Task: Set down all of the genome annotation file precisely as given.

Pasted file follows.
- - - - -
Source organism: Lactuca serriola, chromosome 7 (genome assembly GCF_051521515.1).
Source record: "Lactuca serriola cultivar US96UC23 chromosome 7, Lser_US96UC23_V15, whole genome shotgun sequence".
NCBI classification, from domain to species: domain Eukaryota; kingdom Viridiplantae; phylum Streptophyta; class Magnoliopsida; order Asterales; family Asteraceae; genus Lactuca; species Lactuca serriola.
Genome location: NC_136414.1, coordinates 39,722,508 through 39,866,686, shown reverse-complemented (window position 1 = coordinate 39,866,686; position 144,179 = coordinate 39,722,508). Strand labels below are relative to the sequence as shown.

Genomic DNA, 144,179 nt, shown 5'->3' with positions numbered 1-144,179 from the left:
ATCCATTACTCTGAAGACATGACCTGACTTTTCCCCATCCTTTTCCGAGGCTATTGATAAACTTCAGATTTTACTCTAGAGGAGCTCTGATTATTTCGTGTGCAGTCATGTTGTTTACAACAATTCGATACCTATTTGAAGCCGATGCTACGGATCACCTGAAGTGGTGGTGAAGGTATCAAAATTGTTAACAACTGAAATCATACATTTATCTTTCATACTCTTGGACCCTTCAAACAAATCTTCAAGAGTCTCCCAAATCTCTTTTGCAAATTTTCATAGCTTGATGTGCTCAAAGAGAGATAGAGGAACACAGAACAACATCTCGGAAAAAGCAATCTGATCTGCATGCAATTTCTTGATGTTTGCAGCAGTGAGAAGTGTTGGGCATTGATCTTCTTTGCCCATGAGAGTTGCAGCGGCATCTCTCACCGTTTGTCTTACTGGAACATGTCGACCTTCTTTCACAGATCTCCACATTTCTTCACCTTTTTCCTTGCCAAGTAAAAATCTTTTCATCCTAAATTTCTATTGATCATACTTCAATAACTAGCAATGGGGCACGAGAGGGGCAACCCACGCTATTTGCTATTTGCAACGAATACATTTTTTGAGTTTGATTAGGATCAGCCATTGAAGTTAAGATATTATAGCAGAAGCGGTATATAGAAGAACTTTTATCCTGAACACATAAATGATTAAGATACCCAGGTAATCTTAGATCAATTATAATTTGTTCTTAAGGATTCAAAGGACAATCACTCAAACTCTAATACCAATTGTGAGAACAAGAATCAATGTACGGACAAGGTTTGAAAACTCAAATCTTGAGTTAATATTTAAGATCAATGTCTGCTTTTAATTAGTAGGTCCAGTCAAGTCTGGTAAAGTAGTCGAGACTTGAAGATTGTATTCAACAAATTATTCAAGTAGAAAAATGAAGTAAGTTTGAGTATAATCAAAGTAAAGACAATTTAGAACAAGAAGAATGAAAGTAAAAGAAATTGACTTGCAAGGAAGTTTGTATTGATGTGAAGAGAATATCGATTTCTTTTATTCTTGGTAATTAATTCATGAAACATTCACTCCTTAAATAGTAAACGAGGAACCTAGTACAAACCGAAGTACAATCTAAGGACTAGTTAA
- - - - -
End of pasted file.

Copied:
Source organism: Lactuca serriola, chromosome 7 (genome assembly GCF_051521515.1).
Source record: "Lactuca serriola cultivar US96UC23 chromosome 7, Lser_US96UC23_V15, whole genome shotgun sequence".
NCBI classification, from domain to species: domain Eukaryota; kingdom Viridiplantae; phylum Streptophyta; class Magnoliopsida; order Asterales; family Asteraceae; genus Lactuca; species Lactuca serriola.
Genome location: NC_136414.1, coordinates 39,722,508 through 39,866,686, shown reverse-complemented (window position 1 = coordinate 39,866,686; position 144,179 = coordinate 39,722,508). Strand labels below are relative to the sequence as shown.

Genomic DNA, 144,179 nt, shown 5'->3' with positions numbered 1-144,179 from the left:
ATCCATTACTCTGAAGACATGACCTGACTTTTCCCCATCCTTTTCCGAGGCTATTGATAAACTTCAGATTTTACTCTAGAGGAGCTCTGATTATTTCGTGTGCAGTCATGTTGTTTACAACAATTCGATACCTATTTGAAGCCGATGCTACGGATCACCTGAAGTGGTGGTGAAGGTATCAAAATTGTTAACAACTGAAATCATACATTTATCTTTCATACTCTTGGACCCTTCAAACAAATCTTCAAGAGTCTCCCAAATCTCTTTTGCAAATTTTCATAGCTTGATGTGCTCAAAGAGAGATAGAGGAACACAGAACAACATCTCGGAAAAAGCAATCTGATCTGCATGCAATTTCTTGATGTTTGCAGCAGTGAGAAGTGTTGGGCATTGATCTTCTTTGCCCATGAGAGTTGCAGCGGCATCTCTCACCGTTTGTCTTACTGGAACATGTCGACCTTCTTTCACAGATCTCCACATTTCTTCACCTTTTTCCTTGCCAAGTAAAAATCTTTTCATCCTAAATTTCTATTGATCATACTTCAATAACTAGCAATGGGGCACGAGAGGGGCAACCCACGCTATTTGCTATTTGCAACGAATACATTTTTTGAGTTTGATTAGGATCAGCCATTGAAGTTAAGATATTATAGCAGAAGCGGTATATAGAAGAACTTTTATCCTGAACACATAAATGATTAAGATACCCAGGTAATCTTAGATCAATTATAATTTGTTCTTAAGGATTCAAAGGACAATCACTCAAACTCTAATACCAATTGTGAGAACAAGAATCAATGTACGGACAAGGTTTGAAAACTCAAATCTTGAGTTAATATTTAAGATCAATGTCTGCTTTTAATTAGTAGGTCCAGTCAAGTCTGGTAAAGTAGTCGAGACTTGAAGATTGTATTCAACAAATTATTCAAGTAGAAAAATGAAGTAAGTTTGAGTATAATCAAAGTAAAGACAATTTAGAACAAGAAGAATGAAAGTAAAAGAAATTGACTTGCAAGGAAGTTTGTATTGATGTGAAGAGAATATCGATTTCTTTTATTCTTGGTAATTAATTCATGAAACATTCACTCCTTAAATAGTAAACGAGGAACCTAGTACAAACCGAAGTACAATCTAAGGACTAGTTAA